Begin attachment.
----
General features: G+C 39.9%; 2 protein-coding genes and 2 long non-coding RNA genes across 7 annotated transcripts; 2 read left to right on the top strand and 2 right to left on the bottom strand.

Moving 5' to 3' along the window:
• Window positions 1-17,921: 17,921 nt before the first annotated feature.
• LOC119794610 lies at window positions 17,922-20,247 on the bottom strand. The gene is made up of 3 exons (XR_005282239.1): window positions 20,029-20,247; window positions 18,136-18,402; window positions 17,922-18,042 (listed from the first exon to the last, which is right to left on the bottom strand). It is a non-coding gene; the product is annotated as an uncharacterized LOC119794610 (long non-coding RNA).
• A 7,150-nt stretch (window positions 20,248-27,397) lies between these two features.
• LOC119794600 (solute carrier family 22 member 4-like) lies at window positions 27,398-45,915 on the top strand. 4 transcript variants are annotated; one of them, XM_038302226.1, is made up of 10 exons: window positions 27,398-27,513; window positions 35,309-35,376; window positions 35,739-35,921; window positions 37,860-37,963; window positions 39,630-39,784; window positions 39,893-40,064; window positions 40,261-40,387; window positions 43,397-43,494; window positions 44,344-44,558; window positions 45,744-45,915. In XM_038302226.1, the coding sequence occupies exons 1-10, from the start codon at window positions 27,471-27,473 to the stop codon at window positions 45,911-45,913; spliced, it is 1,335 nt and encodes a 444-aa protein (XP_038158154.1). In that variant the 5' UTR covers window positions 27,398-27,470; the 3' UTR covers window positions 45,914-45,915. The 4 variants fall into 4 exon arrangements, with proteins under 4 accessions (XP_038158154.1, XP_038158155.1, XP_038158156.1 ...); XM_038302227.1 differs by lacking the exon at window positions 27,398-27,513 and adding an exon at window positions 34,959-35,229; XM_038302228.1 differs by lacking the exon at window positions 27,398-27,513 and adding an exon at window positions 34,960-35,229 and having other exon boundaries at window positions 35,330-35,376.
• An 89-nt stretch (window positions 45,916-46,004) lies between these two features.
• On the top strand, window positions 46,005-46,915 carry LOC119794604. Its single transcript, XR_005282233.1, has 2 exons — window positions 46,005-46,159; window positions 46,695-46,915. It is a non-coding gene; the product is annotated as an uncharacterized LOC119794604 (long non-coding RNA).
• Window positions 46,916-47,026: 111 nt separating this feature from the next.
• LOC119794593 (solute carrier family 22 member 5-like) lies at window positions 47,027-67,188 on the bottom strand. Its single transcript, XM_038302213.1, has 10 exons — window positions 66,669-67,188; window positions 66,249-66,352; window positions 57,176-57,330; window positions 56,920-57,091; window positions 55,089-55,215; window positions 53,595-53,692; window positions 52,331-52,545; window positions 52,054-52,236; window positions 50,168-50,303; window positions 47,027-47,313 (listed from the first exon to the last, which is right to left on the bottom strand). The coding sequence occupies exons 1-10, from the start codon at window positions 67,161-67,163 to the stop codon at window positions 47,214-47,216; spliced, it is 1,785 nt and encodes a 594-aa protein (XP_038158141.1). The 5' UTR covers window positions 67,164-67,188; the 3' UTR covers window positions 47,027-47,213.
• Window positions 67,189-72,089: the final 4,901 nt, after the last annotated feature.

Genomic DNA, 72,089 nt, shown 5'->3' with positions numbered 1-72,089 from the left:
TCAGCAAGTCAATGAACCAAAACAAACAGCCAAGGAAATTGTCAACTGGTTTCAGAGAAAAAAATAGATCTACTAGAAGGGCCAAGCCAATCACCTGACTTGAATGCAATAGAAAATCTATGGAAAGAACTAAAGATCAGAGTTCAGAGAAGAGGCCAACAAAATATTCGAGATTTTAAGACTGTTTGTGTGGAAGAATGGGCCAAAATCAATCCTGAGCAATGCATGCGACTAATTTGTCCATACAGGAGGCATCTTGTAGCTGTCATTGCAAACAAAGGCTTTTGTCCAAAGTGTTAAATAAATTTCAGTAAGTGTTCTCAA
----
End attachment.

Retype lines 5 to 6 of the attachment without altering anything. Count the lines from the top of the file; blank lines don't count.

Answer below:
• A 7,150-nt stretch (window positions 20,248-27,397) lies between these two features.
• LOC119794600 (solute carrier family 22 member 4-like) lies at window positions 27,398-45,915 on the top strand. 4 transcript variants are annotated; one of them, XM_038302226.1, is made up of 10 exons: window positions 27,398-27,513; window positions 35,309-35,376; window positions 35,739-35,921; window positions 37,860-37,963; window positions 39,630-39,784; window positions 39,893-40,064; window positions 40,261-40,387; window positions 43,397-43,494; window positions 44,344-44,558; window positions 45,744-45,915. In XM_038302226.1, the coding sequence occupies exons 1-10, from the start codon at window positions 27,471-27,473 to the stop codon at window positions 45,911-45,913; spliced, it is 1,335 nt and encodes a 444-aa protein (XP_038158154.1). In that variant the 5' UTR covers window positions 27,398-27,470; the 3' UTR covers window positions 45,914-45,915. The 4 variants fall into 4 exon arrangements, with proteins under 4 accessions (XP_038158154.1, XP_038158155.1, XP_038158156.1 ...); XM_038302227.1 differs by lacking the exon at window positions 27,398-27,513 and adding an exon at window positions 34,959-35,229; XM_038302228.1 differs by lacking the exon at window positions 27,398-27,513 and adding an exon at window positions 34,960-35,229 and having other exon boundaries at window positions 35,330-35,376.